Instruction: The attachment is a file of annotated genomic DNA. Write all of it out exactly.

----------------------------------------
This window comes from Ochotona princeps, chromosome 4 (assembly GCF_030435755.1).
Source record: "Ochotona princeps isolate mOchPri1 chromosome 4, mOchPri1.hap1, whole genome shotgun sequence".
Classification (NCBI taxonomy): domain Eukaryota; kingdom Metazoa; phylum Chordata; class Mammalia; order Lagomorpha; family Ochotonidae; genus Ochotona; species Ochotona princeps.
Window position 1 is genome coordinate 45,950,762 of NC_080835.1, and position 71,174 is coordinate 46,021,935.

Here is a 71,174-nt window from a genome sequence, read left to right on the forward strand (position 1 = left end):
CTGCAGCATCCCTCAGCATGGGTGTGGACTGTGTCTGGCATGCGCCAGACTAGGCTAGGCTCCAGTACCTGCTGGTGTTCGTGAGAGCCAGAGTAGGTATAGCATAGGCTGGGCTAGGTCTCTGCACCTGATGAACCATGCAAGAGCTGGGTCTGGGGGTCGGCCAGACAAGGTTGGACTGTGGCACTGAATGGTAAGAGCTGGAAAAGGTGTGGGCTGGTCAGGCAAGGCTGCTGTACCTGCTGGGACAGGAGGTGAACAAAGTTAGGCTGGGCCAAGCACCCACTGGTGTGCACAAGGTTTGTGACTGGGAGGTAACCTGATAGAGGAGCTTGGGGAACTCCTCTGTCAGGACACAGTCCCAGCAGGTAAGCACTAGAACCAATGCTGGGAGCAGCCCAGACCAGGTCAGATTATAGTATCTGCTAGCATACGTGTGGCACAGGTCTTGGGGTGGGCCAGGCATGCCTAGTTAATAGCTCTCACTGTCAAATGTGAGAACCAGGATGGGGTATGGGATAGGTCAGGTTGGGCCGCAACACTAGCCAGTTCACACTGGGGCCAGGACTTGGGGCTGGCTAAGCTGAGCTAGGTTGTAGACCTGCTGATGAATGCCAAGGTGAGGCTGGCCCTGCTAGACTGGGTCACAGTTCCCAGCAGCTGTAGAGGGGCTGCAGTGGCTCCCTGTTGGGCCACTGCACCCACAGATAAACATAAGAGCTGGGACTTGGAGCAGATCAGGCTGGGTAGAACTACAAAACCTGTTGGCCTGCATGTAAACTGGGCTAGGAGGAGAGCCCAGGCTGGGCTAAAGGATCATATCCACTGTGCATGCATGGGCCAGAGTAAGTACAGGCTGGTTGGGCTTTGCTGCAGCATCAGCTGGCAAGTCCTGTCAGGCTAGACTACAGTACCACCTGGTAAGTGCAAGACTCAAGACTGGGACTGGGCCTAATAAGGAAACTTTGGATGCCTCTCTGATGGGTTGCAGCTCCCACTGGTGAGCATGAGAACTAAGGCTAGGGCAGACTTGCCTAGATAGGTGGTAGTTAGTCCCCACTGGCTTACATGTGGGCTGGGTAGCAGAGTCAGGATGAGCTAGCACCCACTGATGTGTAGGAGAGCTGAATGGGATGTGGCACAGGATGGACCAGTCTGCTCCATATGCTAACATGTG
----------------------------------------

This window comes from Ochotona princeps, chromosome 4 (assembly GCF_030435755.1).
Source record: "Ochotona princeps isolate mOchPri1 chromosome 4, mOchPri1.hap1, whole genome shotgun sequence".
Classification (NCBI taxonomy): domain Eukaryota; kingdom Metazoa; phylum Chordata; class Mammalia; order Lagomorpha; family Ochotonidae; genus Ochotona; species Ochotona princeps.
Window position 1 is genome coordinate 45,950,762 of NC_080835.1, and position 71,174 is coordinate 46,021,935.

Here is a 71,174-nt window from a genome sequence, read left to right on the forward strand (position 1 = left end):
CTGCAGCATCCCTCAGCATGGGTGTGGACTGTGTCTGGCATGCGCCAGACTAGGCTAGGCTCCAGTACCTGCTGGTGTTCGTGAGAGCCAGAGTAGGTATAGCATAGGCTGGGCTAGGTCTCTGCACCTGATGAACCATGCAAGAGCTGGGTCTGGGGGTCGGCCAGACAAGGTTGGACTGTGGCACTGAATGGTAAGAGCTGGAAAAGGTGTGGGCTGGTCAGGCAAGGCTGCTGTACCTGCTGGGACAGGAGGTGAACAAAGTTAGGCTGGGCCAAGCACCCACTGGTGTGCACAAGGTTTGTGACTGGGAGGTAACCTGATAGAGGAGCTTGGGGAACTCCTCTGTCAGGACACAGTCCCAGCAGGTAAGCACTAGAACCAATGCTGGGAGCAGCCCAGACCAGGTCAGATTATAGTATCTGCTAGCATACGTGTGGCACAGGTCTTGGGGTGGGCCAGGCATGCCTAGTTAATAGCTCTCACTGTCAAATGTGAGAACCAGGATGGGGTATGGGATAGGTCAGGTTGGGCCGCAACACTAGCCAGTTCACACTGGGGCCAGGACTTGGGGCTGGCTAAGCTGAGCTAGGTTGTAGACCTGCTGATGAATGCCAAGGTGAGGCTGGCCCTGCTAGACTGGGTCACAGTTCCCAGCAGCTGTAGAGGGGCTGCAGTGGCTCCCTGTTGGGCCACTGCACCCACAGATAAACATAAGAGCTGGGACTTGGAGCAGATCAGGCTGGGTAGAACTACAAAACCTGTTGGCCTGCATGTAAACTGGGCTAGGAGGAGAGCCCAGGCTGGGCTAAAGGATCATATCCACTGTGCATGCATGGGCCAGAGTAAGTACAGGCTGGTTGGGCTTTGCTGCAGCATCAGCTGGCAAGTCCTGTCAGGCTAGACTACAGTACCACCTGGTAAGTGCAAGACTCAAGACTGGGACTGGGCCTAATAAGGAAACTTTGGATGCCTCTCTGATGGGTTGCAGCTCCCACTGGTGAGCATGAGAACTAAGGCTAGGGCAGACTTGCCTAGATAGGTGGTAGTTAGTCCCCACTGGCTTACATGTGGGCTGGGTAGCAGAGTCAGGATGAGCTAGCACCCACTGATGTGTAGGAGAGCTGAATGGGATGTGGCACAGGATGGACCAGTCTGCTCCATATGCTAACATGTG